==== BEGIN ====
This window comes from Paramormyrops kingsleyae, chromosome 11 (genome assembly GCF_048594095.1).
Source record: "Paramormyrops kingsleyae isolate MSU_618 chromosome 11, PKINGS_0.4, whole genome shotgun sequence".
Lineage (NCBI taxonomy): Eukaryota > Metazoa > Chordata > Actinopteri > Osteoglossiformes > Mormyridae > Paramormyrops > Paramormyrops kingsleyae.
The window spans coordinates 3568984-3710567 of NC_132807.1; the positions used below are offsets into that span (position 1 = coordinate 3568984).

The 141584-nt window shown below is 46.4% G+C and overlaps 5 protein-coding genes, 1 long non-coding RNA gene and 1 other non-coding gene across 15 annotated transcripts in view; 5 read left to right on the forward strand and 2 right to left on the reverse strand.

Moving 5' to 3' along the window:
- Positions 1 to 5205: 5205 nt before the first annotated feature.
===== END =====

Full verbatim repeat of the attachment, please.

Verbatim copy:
This window comes from Paramormyrops kingsleyae, chromosome 11 (genome assembly GCF_048594095.1).
Source record: "Paramormyrops kingsleyae isolate MSU_618 chromosome 11, PKINGS_0.4, whole genome shotgun sequence".
Lineage (NCBI taxonomy): Eukaryota > Metazoa > Chordata > Actinopteri > Osteoglossiformes > Mormyridae > Paramormyrops > Paramormyrops kingsleyae.
The window spans coordinates 3568984-3710567 of NC_132807.1; the positions used below are offsets into that span (position 1 = coordinate 3568984).

The 141584-nt window shown below is 46.4% G+C and overlaps 5 protein-coding genes, 1 long non-coding RNA gene and 1 other non-coding gene across 15 annotated transcripts in view; 5 read left to right on the forward strand and 2 right to left on the reverse strand.

Moving 5' to 3' along the window:
- Positions 1 to 5205: 5205 nt before the first annotated feature.